What should be in my ‘rainy day’ fund?!
We recently wrote a post about budgeting (https://medium.com/@kakeibo/ive-made-a-budget-why-do-i-still-have-no-money-1c3a9c3f996e#.rr0gul1wg) and in that we explained how it is best to build a ‘rainy day’ saving fund into your budget. What we didn’t say was how you worked out what your ‘rainy day’ fund needed to be. This post should help to resolve that!
Before we start, it is important that we are all on the same page. You NEED a rainy day fund, whoever you are and whatever your circumstances. Unexpected things happen and they can cost a lot of money, so you need to be prepared.
Even if you are in a dire money situation and have problem debt, you should still put something away, particularly as you are already on the edge finance-wise, therefore a financial emergency could leave you with more serious problems.
As an example, if you use your car to get to work and it breaks down, how are you still going to earn money if the issue isn’t covered by insurance and there are no other travel options?
Ok, all on-board?!
Let’s talk about how to work out how much you need to aim for
As with all goals, you need to work towards them, don’t be daunted by the total. If you are starting from nothing, then it will take a bit of time and you will need to get into the habit of putting away some money ‘just in case’.
We use 4 categories of rainy day savings:
1. Car and house repairs — you need to protect the assets that allow you to live your life and stay safe and dry. Make sure you have funds to kick things ticking along and avoid expensive repairs in the future.
2. Insurance excesses — you will all have an excess on pretty much all of your insurance policies. If you don’t have the money to cover these, then you will be unable to claim when you need to.
3. Loss of earnings — I hope that you never have to experience redundancy or a situation where you are unable to earn, but these things do happen, so you need to be prepared.
4. General — this is where we suggest a little extra for completely unforeseen events — aim for something like £300 initially, but see what you’ve spent in your budget tracking over the last year that you didn’t expect, that is a good place to start. Hopefully as you refine your budget this will become smaller over time.
Work out your risks
This is something that all good businesses do, but it applies equally to your personal finances and gives you a structure to base your savings on.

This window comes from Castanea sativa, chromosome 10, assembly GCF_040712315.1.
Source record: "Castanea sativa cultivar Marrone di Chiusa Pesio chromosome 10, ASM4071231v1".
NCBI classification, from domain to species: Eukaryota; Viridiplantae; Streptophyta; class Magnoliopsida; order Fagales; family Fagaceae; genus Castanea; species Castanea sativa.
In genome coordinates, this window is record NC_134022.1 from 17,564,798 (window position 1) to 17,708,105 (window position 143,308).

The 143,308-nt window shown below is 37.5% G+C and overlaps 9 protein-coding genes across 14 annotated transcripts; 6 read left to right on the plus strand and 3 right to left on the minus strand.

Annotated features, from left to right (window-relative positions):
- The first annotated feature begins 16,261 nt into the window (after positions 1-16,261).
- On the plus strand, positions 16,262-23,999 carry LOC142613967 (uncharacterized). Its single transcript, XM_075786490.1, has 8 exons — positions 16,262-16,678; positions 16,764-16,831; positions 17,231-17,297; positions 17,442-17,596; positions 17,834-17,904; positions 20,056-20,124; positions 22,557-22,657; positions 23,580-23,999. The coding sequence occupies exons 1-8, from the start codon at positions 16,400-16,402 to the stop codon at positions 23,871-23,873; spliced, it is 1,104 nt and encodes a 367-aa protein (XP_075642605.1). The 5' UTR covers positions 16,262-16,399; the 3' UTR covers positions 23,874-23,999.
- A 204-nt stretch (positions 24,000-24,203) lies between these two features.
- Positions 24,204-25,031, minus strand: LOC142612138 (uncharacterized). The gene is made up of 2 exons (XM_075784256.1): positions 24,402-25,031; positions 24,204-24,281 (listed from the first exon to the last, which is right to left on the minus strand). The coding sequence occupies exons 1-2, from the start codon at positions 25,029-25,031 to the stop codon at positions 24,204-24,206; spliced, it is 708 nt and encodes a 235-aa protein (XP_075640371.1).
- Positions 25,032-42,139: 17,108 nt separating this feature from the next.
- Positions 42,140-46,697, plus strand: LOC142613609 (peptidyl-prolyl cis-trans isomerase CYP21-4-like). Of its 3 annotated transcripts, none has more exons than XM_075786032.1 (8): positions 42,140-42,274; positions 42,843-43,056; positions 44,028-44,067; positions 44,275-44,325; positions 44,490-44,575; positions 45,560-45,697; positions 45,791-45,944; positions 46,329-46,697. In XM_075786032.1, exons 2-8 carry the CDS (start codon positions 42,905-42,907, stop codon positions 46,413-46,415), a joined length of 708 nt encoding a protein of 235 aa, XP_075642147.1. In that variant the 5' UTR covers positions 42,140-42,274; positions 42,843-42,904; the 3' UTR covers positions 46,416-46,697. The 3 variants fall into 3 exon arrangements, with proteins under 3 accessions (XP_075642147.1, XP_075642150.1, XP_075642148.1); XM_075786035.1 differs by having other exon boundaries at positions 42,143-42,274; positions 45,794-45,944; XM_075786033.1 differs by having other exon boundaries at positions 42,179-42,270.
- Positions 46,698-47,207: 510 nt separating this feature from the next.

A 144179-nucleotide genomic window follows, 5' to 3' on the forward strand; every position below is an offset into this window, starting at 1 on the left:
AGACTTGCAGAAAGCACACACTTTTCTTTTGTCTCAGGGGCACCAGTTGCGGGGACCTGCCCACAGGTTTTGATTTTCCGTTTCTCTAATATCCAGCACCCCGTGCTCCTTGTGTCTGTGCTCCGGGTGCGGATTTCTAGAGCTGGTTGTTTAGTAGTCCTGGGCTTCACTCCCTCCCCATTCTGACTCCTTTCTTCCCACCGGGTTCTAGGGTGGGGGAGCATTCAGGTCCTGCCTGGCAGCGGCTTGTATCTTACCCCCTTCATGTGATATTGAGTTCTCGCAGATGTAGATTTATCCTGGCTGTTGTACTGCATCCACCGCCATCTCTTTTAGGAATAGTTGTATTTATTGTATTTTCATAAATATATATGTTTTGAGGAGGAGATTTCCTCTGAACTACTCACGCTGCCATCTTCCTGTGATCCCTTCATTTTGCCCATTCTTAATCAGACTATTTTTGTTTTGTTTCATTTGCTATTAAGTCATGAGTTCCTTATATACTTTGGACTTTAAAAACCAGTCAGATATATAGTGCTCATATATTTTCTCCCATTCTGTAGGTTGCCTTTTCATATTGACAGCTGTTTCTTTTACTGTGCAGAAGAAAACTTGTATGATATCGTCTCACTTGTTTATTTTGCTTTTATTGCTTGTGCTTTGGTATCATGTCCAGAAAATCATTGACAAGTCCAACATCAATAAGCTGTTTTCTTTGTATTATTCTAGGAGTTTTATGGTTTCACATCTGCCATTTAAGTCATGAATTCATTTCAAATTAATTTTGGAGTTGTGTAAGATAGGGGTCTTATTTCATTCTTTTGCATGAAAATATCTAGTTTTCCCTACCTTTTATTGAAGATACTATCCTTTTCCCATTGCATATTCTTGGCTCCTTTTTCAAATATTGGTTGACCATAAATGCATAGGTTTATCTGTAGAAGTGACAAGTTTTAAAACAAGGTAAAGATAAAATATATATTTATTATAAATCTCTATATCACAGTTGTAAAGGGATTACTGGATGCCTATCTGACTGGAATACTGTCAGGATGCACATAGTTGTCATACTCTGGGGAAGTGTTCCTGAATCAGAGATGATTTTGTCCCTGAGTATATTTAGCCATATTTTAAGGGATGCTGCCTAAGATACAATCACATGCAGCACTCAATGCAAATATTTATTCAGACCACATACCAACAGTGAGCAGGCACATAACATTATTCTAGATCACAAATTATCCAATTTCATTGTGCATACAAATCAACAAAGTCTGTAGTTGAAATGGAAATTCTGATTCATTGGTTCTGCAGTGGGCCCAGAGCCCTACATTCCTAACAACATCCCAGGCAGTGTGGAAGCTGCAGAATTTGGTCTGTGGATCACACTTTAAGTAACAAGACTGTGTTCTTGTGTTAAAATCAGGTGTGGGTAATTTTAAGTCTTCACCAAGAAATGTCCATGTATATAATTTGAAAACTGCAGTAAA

You will need to assess the risks based on your circumstances. Everyone lives a different life and has different commitments, but based on these we are exposed to a variety of risks, which then help us to work out our rainy day fund. We find this easiest to map out on a simple graph of potential (%) and magnitude (£) like this:
Don’t worry about being too scientific on where the dots are, this is just an indication and will become more precise over time. The idea is to brainstorm as many potential eventualities as possible, but start from things that have caught you out in the past and work from there.
What have your friends and families experienced? Discuss it with them too and make this graph as comprehensive as you can.
You should revisit this every 3 months or so, noting down any new emergencies that cropped up, moving the position of existing points if circumstances change.
For example, we moved house last year into an older property, so the potential of house repairs has increased significantly, along with the magnitude!
Don’t forget that some of these risks are already insured. This is a great exercise in working out whether you have enough cover and even if you really know what you are covered for. There are many people that make assumptions and find out the hard way when they want to claim.
Make a note of which risks are covered by insurance, but also what the excess on that cover is — that then goes into the savings pot.
Calculate an estimate of the outlay for each of the risks and then bucket them into totals based on the categories above. The total of these four is what you should aim to put away. Break it down into a monthly achievable amount and get saving!
Initially, if you have nothing saved, you could choose to save for only those risks that have a high potential % and high magnitude, but over time you should work towards covering yourself as far as possible. After all, you will hopefully be earning interest on that money anyway.
Warning — ONLY dip into this pot for emergencies — you need to be firm with yourself, otherwise this will never work. Make sure the savings are transferred automatically at the start of the month and stashed away in a different account.
What now? Be strategic!
Once you are up and running with your rainy day fund and have met the initial goal you set for yourself, feeling all warm and fuzzy inside, then you need to get strategic with it!
We said you need to put away money to cover your insurance excess already, but what if you used this to your advantage? Insurance policies by their very nature are based on you only making infrequent claims, if ever. That money is then sunk.
One of the factors in working pricing your policy is the voluntary excess that you are willing to pay. When you come to renew your different policies, you could play around with your voluntary excess and see how much your policy comes down if you increase the excess you are willing to pay. Then save for this and do the same next year. It is possible to save quite a lot of money this way!
Hopefully this was useful in explaining one of the ways to come up with your rainy day fund total to aim for. As a summary the key steps are:
- Understand your circumstances and risks
- Work out the potential and magnitude of each
- Add up the total
- Get saving!